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Visualizing sound: How comics creator Apol Sta Maria stumbled upon the world of VJing

With his esoteric visuals & often hand-drawn graphics, the long-time visual artist has worked with some of the Philippines’ esteemed musicians

  • Samantha Nicole
  • 17 January 2022
Visualizing sound: How comics creator Apol Sta Maria stumbled upon the world of VJing

The pizzazz of a gig’s visuals is arguably as paramount as the music itself. Throughout the years, blending digital techniques on screen with an instrumental gear-decked setup can easily dictate any show’s takeaway.

Despite largely remaining behind the scenes — often in the darkest corner of a venue — the role of a video artist of co-creating an unforgettable experience for the audience means having a firm grasp in timing, experimenting and being in the moment.

For Filipino visual artist, comic creator, author and occasional bedroom producer Apol Sta Maria, VJing wasn’t always part of the plan. Just as surprising turns can be some of the most rewarding, Sta Maria suddenly found himself doing visuals for an atmospheric act: Modulogeek at Baybeats Festival in Singapore in 2013, and for electronic duo Tarsius at Clockenflap in Hong Kong the following year. He’s since worked with the likes of Apartel, Oh Flamingo, Ransom Collective, and living Filipino music legend, Ely Buendia.

“Getting into live visuals was never intentional," he said to Mixmag Asia. "It was 2013 when I met Joon Guillen (Modulogeek) at an Attraction! Reaction! gig. I loved his music, and he told me he liked the poster I made for that event. We stayed in contact after that, and three weeks later, he asked if I'd want to replace his regular visuals guy for a gig in Singapore. I said yes, without having any gear for it."

“What I had was an iPad, and a newly-downloaded app called VJay. It's a DJ deck that replaces music with video clips. I then made 12 clips — all a minute long. We were surprised at first since instead of a projector or LCD screen, the event only had a 52-inch TV. No lights, just like a mall gig. But it was fun!”

The 40-year old, who moonlights a creative director for a local fintech brand, has lived with art all his life. He also had a stint as a bassist for a band called chocolatebeef when he was 18.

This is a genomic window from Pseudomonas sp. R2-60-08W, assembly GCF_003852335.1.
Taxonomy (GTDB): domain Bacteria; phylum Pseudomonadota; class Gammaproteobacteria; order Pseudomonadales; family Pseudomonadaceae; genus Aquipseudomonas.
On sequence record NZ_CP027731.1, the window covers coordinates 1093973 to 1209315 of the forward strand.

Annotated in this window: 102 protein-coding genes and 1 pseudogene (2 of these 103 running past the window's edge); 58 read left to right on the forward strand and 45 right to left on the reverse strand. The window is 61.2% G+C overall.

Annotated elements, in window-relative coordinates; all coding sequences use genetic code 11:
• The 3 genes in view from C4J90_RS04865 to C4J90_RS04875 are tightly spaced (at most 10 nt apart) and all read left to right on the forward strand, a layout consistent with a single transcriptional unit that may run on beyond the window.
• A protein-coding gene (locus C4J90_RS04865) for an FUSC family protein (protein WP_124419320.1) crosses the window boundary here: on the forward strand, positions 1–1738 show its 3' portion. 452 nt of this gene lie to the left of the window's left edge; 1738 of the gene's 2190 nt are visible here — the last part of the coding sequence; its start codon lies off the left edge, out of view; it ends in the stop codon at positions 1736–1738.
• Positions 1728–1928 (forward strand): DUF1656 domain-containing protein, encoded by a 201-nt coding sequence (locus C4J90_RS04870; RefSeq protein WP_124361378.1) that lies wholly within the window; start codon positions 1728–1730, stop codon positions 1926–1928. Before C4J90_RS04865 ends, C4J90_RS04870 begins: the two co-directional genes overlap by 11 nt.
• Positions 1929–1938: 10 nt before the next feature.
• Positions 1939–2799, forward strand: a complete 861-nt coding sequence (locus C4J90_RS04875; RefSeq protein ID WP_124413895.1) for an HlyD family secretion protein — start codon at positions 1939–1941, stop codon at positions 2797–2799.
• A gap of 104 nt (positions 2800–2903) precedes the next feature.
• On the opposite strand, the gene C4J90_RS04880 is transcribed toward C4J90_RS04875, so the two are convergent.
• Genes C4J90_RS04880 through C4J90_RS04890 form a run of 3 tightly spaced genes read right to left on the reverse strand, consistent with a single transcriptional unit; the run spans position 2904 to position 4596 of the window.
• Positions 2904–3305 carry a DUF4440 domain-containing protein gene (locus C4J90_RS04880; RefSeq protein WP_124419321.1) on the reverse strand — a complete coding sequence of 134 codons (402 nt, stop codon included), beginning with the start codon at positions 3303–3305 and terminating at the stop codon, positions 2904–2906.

“I grew up in an art-filled home. My dad collected comics like Eerie and Creepy, and my grandmother loved Pinoy [Filipino] titles. When it comes to video projection, I remember weekends in the late 80s where my dad would bring out our slide projector so we could "watch" the photos while snacking on Besuto prawn crackers.”

Reams of graphics among video artists range from anywhere between coding systems and 3D animations to obscure physical/digital objects and collages. However, it’s not always about the most complicated programs or the flashiest mapping gear, and Sta Maria is a primary example of it. Often armed only with an iPad and a projector, it’s his vehement creative process that easily takes center stage.

“I still use the iPad for most of my projects. I have a full-time day job, and I squeeze in creating short clips during breaks. I have a lot of go-to apps first like Matter – which places 3D objects into photographs and artwork. I enjoy experimenting with those, and creating different interesting clips,” he says. “Aside from that, I use videos I've taken and I over-process them to the point that they almost seem abstract. I tweak the colors, duplicate the layers, flip them for symmetry, those look good on an LCD screen. My clip-making reminds me of making collages: random scraps and overlays, color sets and themes, all depending on the artist I'm providing visuals for.”

Study Sta Maria’s decades’ worth of works enough, and one can get a measure of his passion for political activism, which the artist feels heartily about — especially during a pandemic that’s further highlighted the country’s socio-political disparities and ill governance.

“With everything, I still blame the shitty time we have now on our non-existent leadership and inefficient government, that's usually the context of my work. If none, I'd like to think everything I do is open for interpretation. I know it's a privilege to make art during this time, and that an artist's stand should be clear even if not explicitly stating it. So maybe making art would be more enjoyable if there were more justice in the world for farmers, activists, and workers. Hopefully we get there.”

Some of his recent works during the pandemic include collaborating with Tarsius’s other half and DJ, Diego Mapa for his recent project, Like a Moth to a Flame, illustrating the album art for Oh Flamingo’s Sunsets and designing the album cover for Tarsius’s most recent release, Culture Cow.

With some parts of the world still waiting for gigs and live shows to return — and with the Philippines’ nightlife and events industry going dark yet again — Sta Maria continues to feel nostalgic, eagerly waiting with his pen, paper and tablet.

[Images & videos by Apol Sta Maria]

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